The mercury project invites investigation in a series of provocative directions that are informed by the history of science and STS. Below, I outline a couple. The idea of doing interdisciplinary (or adisciplinary) work is compelling. The growing significance of problem-solving in responding to the environmental crisis constitutes a sea-change in how scientific practice conducts its inquiries, observations, and investigations. It also brings together specialists from a variety of different backgrounds, who must shape a common vocabulary around the problem rather than around the jargon of their respective fields. These hybridized knowledge fields are rich ground for historians and science studies scholars.
Another angle, too: In their 2007 book, Rethinking Expertise, Harry Collins and Robert Evans reiterated their contention that “science, if it can deliver truth, cannot deliver it at the speed of politics.” This is the enduring tension of the mercury project in general. Since the Commoner book, I’ve been drawn to some older work by Jerome Ravetz, where he introduces the notion of post-normal science, which is a reflection of science occurring in conjunction with social, political, and economic values weighing in on the results. In effect, Ravetz is especially interested in public participation in science and subsequent political decision-making. He sees it as a positive and viable—indeed necessary—direction for contemporary science. Post-normal science reflects the new nature of scientific inputs to policy processes. According to Ravetz, “only through post-normal science can scientific endeavor recover from the loss of morale and commitment that started with the Bomb … and is now rampant under the capture of science by globalization.” Similarly, in a 1992 article in Theory, Culture, & Society, Ulrich Beck also raised another potential boon for scientific uncertainty. “The exposure of scientific uncertainty,” he wrote, “is the liberation of politics, law, and the public sphere from their patronization by technocracy.” Public science has and will continue to foster greater scientific literacy and a more informed public. That was certainly my interpretation of post-normal science in the Commoner book. Commoner was a scientist-activist, who devoted an incredible amount of time and energy to ensuring that the public was informed and had the necessary tools with which to participate in public debate. My interest here is to make less of a judgment on the moral nature of post-normal science, but rather to recognize its mechanisms as a prevalent feature of the scientific landscape after World War II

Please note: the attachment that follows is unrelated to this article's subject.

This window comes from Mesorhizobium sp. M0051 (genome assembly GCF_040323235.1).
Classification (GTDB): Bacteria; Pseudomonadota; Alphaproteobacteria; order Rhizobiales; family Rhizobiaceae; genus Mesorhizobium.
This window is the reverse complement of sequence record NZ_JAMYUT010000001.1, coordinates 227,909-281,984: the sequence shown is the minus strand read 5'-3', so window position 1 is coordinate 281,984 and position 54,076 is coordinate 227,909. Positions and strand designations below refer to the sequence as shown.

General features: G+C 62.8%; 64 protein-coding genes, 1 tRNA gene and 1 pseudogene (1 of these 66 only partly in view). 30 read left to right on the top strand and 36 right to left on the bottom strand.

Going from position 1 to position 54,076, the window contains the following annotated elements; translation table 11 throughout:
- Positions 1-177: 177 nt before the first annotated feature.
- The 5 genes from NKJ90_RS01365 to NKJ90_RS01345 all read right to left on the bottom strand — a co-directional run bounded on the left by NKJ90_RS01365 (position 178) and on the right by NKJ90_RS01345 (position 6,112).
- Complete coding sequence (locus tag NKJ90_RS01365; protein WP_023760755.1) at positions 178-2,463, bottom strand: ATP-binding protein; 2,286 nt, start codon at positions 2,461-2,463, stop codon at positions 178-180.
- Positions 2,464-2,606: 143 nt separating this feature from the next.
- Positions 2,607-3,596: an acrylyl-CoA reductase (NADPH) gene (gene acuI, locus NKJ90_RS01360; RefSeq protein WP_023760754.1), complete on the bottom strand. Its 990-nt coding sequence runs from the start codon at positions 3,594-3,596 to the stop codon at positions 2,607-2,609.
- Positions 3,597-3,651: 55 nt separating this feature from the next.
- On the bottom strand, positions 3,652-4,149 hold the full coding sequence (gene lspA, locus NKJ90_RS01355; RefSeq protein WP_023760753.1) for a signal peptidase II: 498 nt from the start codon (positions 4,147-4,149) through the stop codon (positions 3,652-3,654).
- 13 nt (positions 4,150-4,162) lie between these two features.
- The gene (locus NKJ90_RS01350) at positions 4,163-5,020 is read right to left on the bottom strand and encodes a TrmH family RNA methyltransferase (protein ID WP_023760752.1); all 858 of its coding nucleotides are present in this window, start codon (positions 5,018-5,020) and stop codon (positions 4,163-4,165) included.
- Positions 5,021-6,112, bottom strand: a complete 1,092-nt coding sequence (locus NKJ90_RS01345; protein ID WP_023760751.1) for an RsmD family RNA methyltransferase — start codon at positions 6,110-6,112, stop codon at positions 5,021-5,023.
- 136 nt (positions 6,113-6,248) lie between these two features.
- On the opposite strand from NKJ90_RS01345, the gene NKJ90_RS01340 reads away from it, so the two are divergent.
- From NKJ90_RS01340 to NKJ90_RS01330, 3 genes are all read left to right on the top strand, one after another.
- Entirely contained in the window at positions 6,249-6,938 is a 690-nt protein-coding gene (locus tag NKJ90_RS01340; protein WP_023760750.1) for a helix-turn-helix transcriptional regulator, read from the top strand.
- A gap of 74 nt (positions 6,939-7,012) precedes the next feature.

The rapid development of scientific knowledge about mercury in the environment provokes two rather interesting channels of inquiry, namely how new scientific disciplines and interdisciplines are formed, and how science functions when social needs dictate immediate recommendations from experts. Both these channels are a product of a modern science that is increasingly characterized by heterogeneity, hybridity, complexity, and interdisciplinarity in knowledge creation. Central to my account is the question of how interdisciplinary research shapes stories about nature. Interdisciplines constitute hybridized knowledge fields situated between existing disciplines, and are composed of a variety of different research specialties. As Scott Frickel observes, whereas “disciplines tend to lead to knowledge that deepens understanding of specific phenomena … interdisciplinary knowledge is often guided by a collective interest in problem solving.” Growing environmental knowledge and deeper understanding of the post-World War II ecological crisis provided a fertile breeding ground for many such interdisciplines, because newly discovered environmental problems rarely conformed to traditional scientific disciplines, which, in turn, precipitated the collaboration and communication of experts with disparate backgrounds. These interdisciplines, therefore, provide intriguing points of communication for telling especially novel stories about stories about nature, to use William Cronon’s phrase. Another important feature of scientific interdisciplines as they emerged to address environmental issues after World War II involved the relative urgency of procuring information. In a 1985 article on the development of conservation biology, Michael Soulé discussed the precarious nature of what he called “crisis disciplines,” where, he claims, “one must act before knowing all the facts.” Soulé argues that “crisis disciplines” require more than “just science.” In fact, they are “a mixture of science and art, and their pursuit requires intuition as well as information.” Put another way, Brian Wynne and Sue Mayer assert “Where the environment is at risk, there is no clear-cut boundary between science and policy.”